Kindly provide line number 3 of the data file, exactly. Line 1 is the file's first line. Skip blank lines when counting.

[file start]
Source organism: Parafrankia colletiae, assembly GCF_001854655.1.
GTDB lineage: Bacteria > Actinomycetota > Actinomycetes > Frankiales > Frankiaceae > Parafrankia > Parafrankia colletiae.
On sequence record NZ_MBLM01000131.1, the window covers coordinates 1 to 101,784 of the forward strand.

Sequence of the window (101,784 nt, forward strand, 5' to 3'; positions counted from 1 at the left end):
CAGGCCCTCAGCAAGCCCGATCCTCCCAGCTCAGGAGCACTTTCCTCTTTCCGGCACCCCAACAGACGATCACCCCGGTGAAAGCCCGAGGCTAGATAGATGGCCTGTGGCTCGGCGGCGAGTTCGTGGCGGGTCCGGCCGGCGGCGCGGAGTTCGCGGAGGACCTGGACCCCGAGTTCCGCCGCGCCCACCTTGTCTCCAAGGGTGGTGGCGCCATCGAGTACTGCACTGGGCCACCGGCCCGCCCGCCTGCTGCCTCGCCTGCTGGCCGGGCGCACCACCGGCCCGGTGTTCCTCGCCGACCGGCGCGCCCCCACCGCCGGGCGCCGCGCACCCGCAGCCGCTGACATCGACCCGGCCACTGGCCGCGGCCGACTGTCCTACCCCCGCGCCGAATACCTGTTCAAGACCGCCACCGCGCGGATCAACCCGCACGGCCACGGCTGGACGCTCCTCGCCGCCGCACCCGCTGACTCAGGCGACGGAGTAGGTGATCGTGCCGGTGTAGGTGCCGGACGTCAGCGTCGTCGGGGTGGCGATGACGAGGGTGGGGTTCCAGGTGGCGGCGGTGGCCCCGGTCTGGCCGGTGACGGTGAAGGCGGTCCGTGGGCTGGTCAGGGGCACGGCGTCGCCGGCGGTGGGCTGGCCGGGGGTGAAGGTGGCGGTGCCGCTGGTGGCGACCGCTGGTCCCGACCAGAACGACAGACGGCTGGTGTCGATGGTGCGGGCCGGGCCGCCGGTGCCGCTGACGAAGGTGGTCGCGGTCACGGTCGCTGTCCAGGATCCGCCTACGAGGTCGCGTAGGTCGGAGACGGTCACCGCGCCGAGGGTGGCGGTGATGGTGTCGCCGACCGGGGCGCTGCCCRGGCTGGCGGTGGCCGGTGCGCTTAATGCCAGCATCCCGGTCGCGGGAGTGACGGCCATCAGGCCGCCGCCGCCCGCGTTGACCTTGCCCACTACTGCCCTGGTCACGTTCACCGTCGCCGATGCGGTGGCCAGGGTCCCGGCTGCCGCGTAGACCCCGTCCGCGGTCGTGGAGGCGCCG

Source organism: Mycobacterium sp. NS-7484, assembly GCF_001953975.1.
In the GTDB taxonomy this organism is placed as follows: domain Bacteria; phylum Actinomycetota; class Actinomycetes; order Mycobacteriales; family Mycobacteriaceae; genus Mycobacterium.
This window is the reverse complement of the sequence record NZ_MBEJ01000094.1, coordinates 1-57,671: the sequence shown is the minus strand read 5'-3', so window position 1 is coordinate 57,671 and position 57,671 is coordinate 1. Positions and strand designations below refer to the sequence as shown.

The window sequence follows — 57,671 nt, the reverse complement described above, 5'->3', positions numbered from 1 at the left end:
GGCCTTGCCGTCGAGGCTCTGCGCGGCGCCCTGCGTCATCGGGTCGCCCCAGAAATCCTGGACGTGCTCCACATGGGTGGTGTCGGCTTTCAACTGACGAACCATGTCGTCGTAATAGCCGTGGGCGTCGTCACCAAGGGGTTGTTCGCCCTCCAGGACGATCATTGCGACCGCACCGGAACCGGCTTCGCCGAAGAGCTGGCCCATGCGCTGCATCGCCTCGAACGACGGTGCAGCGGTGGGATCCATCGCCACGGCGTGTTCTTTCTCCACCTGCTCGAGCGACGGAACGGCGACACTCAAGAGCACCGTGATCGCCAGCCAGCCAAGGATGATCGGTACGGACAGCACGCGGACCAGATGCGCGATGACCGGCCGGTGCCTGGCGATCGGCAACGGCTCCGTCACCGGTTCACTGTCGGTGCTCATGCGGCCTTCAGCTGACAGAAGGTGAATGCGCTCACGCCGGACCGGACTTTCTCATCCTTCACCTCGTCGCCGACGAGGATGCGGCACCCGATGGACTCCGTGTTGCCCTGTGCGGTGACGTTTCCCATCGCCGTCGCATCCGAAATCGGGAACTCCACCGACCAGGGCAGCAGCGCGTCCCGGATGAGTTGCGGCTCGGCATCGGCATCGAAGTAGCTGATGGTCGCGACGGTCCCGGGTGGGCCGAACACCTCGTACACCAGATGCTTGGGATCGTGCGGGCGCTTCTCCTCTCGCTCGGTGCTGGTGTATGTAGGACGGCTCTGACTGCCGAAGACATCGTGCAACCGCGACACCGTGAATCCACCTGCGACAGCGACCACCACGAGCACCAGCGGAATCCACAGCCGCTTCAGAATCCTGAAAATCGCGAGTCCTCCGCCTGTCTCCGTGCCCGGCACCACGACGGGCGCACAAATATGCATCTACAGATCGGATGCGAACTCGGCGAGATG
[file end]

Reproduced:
On sequence record NZ_MBLM01000131.1, the window covers coordinates 1 to 101,784 of the forward strand.